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Pakistan closer to IMF deal after UAE pledges $1bn

The UAE has joined Saudi Arabia in pledging financial support to Pakistan Reuters/Faisal Mahmood
The UAE has joined Saudi Arabia in pledging financial support to Pakistan
  • Pakistan faces balance of payments shortfall in June
  • IMF chief seeks further funding for the country
  • Tough measures imposed since a 2019 bailout

The UAE has confirmed financial support of $1 billion to Pakistan, the South Asian nation’s finance minister said on Friday.

The commitment removes a key hurdle to securing a much-awaited bailout tranche from the International Monetary Fund (IMF).

The commitment is one of the lender’s last requirements before approving a staff-level pact to release a tranche of $1.1 billion, delayed for months, that is crucial for Pakistan to resolve an acute balance of payments crisis.

“The State Bank of Pakistan is now engaged for needful documentation for taking the said deposit from UAE authorities,” finance minister Ishaq Dar said on Twitter, referring to the central bank.

The external financing is needed to fully fund the country’s balance of payments gap for the fiscal year that ends in June.

On Thursday the IMF’s managing director, Kristalina Georgieva, said the fund was also in talks with nations friendly to Pakistan to secure financial assurances vital for the program.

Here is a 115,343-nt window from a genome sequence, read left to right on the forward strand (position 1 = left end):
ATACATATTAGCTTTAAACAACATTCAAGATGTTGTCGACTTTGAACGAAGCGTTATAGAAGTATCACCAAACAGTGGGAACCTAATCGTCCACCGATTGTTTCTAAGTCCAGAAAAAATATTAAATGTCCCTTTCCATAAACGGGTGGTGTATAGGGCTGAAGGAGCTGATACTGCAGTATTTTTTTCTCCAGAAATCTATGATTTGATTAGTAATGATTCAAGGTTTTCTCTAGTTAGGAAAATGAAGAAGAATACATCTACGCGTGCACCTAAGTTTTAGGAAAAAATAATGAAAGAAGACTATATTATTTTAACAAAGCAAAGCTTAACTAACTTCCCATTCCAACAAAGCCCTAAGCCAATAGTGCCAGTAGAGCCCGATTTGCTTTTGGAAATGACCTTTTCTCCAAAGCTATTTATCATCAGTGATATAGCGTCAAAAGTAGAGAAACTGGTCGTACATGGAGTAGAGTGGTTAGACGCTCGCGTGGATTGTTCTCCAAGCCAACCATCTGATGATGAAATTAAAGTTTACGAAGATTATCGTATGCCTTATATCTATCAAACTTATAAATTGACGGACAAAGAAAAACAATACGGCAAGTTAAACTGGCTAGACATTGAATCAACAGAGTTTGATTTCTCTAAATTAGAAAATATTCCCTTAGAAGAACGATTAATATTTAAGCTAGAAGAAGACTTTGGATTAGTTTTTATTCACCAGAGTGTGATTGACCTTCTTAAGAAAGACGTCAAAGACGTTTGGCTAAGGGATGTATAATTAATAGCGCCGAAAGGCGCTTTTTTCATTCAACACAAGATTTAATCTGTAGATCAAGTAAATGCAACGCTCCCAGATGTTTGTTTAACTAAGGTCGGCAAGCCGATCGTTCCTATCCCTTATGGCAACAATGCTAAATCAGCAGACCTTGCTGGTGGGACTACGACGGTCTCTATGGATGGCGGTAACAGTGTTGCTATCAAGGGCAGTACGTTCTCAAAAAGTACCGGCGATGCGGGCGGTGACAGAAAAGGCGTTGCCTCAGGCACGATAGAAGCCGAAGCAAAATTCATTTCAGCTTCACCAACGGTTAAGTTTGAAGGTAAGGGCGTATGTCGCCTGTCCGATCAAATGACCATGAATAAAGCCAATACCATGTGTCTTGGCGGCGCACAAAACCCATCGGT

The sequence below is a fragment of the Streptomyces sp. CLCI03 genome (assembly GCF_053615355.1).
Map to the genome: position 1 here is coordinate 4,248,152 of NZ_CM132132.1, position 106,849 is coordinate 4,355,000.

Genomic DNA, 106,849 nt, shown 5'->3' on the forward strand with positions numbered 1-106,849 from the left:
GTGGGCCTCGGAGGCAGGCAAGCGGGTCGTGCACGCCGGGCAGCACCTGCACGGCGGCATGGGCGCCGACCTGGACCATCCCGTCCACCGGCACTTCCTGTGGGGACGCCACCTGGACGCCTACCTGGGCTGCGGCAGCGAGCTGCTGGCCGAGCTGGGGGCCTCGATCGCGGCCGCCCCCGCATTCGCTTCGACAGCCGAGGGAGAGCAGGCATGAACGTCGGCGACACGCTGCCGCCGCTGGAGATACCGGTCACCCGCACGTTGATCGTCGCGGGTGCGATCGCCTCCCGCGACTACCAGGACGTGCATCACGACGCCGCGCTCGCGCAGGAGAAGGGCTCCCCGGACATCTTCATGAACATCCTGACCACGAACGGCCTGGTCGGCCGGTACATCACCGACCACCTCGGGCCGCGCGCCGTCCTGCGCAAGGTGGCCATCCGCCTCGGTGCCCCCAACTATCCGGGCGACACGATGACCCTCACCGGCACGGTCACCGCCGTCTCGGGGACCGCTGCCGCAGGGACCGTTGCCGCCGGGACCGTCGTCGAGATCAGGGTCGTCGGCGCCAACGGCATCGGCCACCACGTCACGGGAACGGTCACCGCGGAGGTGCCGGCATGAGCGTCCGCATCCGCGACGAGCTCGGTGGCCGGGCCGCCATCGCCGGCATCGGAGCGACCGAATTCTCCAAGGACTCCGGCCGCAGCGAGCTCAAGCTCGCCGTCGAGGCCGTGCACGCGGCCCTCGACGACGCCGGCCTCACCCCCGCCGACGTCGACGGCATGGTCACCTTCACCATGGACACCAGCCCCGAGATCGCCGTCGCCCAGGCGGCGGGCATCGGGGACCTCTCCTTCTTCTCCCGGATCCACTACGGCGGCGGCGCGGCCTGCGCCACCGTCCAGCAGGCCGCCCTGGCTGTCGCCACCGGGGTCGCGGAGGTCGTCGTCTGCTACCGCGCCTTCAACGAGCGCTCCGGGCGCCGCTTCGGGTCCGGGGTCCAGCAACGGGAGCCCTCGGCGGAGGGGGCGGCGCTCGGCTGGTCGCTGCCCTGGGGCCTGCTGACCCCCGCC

Last week Saudi Arabia also told the IMF it would provide financing of $2 billion to Pakistan.

Its foreign exchange reserves have fallen to cover barely a month of imports after the IMF funding stalled in November. It had been hit by snags over fiscal policy adjustments until officials of the lender visited Islamabad in February for talks.

They formed part of a ninth review exercise on a bailout package of $6.5 billion agreed in 2019. Its resumption is critical for Pakistan to avoid risking default on external payment obligations.

It had to complete actions demanded by the IMF, such as reversing subsidies in its power, export and farming sectors. Hikes in the prices of energy and fuel, and a permanent power surcharge were among other measures sought.

These steps also included jacking up its key policy rate to an all-time high of 21 percent, a market-based exchange rate, arranging for the external financing, and raising more than 170 billion rupees ($613 million) in new taxes.

The fiscal adjustments have already fuelled its highest ever inflation, which climbed in March to more than 35 percent on the year.

The only issue left to be resolved is a fuel pricing scheme Pakistan has announced to give relief to its lower middle class and poor from crippling inflation.

Dar has said Pakistan has given details of the scheme to the IMF, which has asked how it would it find the resources needed.

The IMF program will disburse another tranche of $1.4 billion to the country before it concludes in June.

Funds from the lender will also unlock other bilateral and multilateral financing for the cash-strapped country.